Buzwell, Greg. Man is not truly one, but truly two’: duality in Robert Louis Stevenson’s Strange Case of Dr Jekyll and Mr Hyde. 2015, http://webcache.googleusercontent.com/search?q=cache:http://h10e.teacher.edutronic.net/wp-content/uploads/sites/77/2015/11/Wider-Reading-Duality-in-Jekyll-and-Hyde.pdf.
Haroarson, Hugi. The Good, the Bad and the Ugly: Duality in Robert Louis Stevenson’s Strange Case of Dr Jekyll and Mr Hyde and The Master of Ballantrae. 2016, https://skemman.is/bitstream/1946/25973/3/Hugi_BA%20essay_final.pdf.
Stevenson, R. L. “The Strange Case of Dr. Jekyll and Mr. Hyde”. The Longman Anthology of British Literature: 4th ed, vol. 2B, edited by David Damrosch and Kevin J. H. Dettmar et. al., Pearson Education, Inc. 2010, pp. 1780-1818.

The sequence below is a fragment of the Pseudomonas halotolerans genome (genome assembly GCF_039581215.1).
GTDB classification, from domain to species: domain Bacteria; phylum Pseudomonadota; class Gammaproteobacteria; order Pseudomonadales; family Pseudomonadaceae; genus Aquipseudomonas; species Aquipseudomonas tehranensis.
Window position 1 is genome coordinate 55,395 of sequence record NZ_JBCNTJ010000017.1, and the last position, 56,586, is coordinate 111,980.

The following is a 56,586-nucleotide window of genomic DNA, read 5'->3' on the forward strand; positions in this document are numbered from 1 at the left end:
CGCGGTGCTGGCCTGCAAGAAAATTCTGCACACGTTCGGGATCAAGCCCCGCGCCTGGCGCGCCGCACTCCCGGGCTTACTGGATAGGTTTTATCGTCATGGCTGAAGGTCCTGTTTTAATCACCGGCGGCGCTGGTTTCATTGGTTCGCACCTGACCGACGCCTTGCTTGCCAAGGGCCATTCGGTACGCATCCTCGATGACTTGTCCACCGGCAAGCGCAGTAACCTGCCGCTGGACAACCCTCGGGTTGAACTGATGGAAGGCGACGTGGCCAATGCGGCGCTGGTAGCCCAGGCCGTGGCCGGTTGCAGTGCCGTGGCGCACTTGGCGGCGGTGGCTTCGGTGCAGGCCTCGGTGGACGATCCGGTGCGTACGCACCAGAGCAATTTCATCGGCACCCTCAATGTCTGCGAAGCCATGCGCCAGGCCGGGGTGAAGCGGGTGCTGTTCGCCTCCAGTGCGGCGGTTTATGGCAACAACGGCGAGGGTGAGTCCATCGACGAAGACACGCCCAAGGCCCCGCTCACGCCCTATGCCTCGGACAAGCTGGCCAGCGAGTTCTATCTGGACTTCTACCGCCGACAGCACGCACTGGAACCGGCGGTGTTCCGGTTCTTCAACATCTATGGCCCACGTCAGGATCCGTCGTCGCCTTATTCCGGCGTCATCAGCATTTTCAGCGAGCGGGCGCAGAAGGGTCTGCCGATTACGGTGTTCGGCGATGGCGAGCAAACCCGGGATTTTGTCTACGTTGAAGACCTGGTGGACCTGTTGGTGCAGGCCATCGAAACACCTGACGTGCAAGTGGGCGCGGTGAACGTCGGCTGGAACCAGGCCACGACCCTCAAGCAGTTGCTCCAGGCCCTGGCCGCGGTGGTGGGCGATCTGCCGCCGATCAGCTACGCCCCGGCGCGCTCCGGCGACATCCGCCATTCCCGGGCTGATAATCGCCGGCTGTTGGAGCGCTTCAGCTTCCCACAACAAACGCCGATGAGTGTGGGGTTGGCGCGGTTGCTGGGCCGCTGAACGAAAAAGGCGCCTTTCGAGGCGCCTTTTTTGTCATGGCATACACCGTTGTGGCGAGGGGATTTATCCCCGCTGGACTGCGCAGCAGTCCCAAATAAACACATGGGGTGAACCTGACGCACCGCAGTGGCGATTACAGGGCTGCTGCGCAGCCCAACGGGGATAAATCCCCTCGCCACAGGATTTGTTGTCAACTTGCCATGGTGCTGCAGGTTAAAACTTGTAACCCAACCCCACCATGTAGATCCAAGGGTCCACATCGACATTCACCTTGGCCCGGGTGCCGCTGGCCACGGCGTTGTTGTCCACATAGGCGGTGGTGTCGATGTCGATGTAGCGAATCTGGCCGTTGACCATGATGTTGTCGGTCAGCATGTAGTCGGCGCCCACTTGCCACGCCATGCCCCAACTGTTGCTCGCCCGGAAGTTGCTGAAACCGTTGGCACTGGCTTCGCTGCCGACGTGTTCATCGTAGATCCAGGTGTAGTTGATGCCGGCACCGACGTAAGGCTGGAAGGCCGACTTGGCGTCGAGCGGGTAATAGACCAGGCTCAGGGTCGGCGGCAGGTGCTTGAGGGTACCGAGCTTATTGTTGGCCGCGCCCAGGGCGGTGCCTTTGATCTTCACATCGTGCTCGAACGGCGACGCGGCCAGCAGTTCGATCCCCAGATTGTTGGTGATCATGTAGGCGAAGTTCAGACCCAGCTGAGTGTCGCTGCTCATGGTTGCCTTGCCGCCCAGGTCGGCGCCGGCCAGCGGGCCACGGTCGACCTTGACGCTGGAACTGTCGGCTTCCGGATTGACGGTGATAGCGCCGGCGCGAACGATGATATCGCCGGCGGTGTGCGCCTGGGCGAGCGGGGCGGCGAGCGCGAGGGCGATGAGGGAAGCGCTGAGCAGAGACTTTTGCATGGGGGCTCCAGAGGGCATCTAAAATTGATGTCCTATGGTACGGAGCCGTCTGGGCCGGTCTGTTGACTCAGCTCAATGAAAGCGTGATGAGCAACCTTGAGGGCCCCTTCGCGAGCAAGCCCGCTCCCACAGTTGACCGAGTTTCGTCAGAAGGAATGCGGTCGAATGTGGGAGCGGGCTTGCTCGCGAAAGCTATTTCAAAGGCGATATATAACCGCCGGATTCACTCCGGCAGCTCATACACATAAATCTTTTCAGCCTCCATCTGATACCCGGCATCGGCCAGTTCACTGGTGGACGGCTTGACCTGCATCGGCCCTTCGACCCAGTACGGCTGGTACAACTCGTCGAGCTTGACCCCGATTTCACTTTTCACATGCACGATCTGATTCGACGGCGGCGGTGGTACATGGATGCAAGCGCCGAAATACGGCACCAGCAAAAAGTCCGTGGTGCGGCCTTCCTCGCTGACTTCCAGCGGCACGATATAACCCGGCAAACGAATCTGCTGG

Lanzendorfer, Joy. 11 Strange Facts About Dr Jekyll and Mr Hyde. 2015. https://www.mentalfloss.com/article/67769/11-strange-facts-about-dr-jekyll-and-mr-hyde. Accessed December 2019.
Venus, Leigh. Silents in the Castle: Dr Jekyll and Mr Hyde. 2015. https://leighvenus.com/2015/12/16/dr-jekyll-and-mr-hyde/. Accessed December 2019.